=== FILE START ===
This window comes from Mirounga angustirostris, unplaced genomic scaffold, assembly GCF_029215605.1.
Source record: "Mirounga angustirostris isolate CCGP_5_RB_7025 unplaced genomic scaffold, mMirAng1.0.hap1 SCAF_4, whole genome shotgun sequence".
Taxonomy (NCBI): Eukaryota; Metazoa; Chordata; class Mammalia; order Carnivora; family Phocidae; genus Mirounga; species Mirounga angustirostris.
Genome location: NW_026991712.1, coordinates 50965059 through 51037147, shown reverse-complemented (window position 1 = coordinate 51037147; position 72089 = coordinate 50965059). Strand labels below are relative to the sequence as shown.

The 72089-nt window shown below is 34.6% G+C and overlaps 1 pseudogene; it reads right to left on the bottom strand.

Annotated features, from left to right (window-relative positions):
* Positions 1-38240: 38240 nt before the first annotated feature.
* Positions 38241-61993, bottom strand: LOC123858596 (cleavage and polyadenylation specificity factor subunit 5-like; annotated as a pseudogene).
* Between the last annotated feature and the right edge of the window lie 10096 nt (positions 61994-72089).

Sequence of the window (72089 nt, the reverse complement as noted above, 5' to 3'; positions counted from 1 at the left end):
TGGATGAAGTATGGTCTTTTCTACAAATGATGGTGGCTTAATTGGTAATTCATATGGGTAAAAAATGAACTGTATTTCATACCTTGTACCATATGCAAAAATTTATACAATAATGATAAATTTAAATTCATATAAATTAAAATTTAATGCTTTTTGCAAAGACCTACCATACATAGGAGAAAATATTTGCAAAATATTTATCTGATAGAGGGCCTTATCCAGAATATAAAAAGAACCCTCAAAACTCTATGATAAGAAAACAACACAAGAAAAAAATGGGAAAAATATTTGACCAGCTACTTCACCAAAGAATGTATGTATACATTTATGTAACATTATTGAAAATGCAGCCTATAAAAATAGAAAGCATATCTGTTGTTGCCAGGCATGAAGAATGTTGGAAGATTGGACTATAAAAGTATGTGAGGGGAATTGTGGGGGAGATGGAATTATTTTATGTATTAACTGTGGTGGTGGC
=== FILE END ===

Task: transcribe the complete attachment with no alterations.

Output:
This window comes from Mirounga angustirostris, unplaced genomic scaffold, assembly GCF_029215605.1.
Source record: "Mirounga angustirostris isolate CCGP_5_RB_7025 unplaced genomic scaffold, mMirAng1.0.hap1 SCAF_4, whole genome shotgun sequence".
Taxonomy (NCBI): Eukaryota; Metazoa; Chordata; class Mammalia; order Carnivora; family Phocidae; genus Mirounga; species Mirounga angustirostris.
Genome location: NW_026991712.1, coordinates 50965059 through 51037147, shown reverse-complemented (window position 1 = coordinate 51037147; position 72089 = coordinate 50965059). Strand labels below are relative to the sequence as shown.

The 72089-nt window shown below is 34.6% G+C and overlaps 1 pseudogene; it reads right to left on the bottom strand.

Annotated features, from left to right (window-relative positions):
* Positions 1-38240: 38240 nt before the first annotated feature.
* Positions 38241-61993, bottom strand: LOC123858596 (cleavage and polyadenylation specificity factor subunit 5-like; annotated as a pseudogene).
* Between the last annotated feature and the right edge of the window lie 10096 nt (positions 61994-72089).

Sequence of the window (72089 nt, the reverse complement as noted above, 5' to 3'; positions counted from 1 at the left end):
TGGATGAAGTATGGTCTTTTCTACAAATGATGGTGGCTTAATTGGTAATTCATATGGGTAAAAAATGAACTGTATTTCATACCTTGTACCATATGCAAAAATTTATACAATAATGATAAATTTAAATTCATATAAATTAAAATTTAATGCTTTTTGCAAAGACCTACCATACATAGGAGAAAATATTTGCAAAATATTTATCTGATAGAGGGCCTTATCCAGAATATAAAAAGAACCCTCAAAACTCTATGATAAGAAAACAACACAAGAAAAAAATGGGAAAAATATTTGACCAGCTACTTCACCAAAGAATGTATGTATACATTTATGTAACATTATTGAAAATGCAGCCTATAAAAATAGAAAGCATATCTGTTGTTGCCAGGCATGAAGAATGTTGGAAGATTGGACTATAAAAGTATGTGAGGGGAATTGTGGGGGAGATGGAATTATTTTATGTATTAACTGTGGTGGTGGC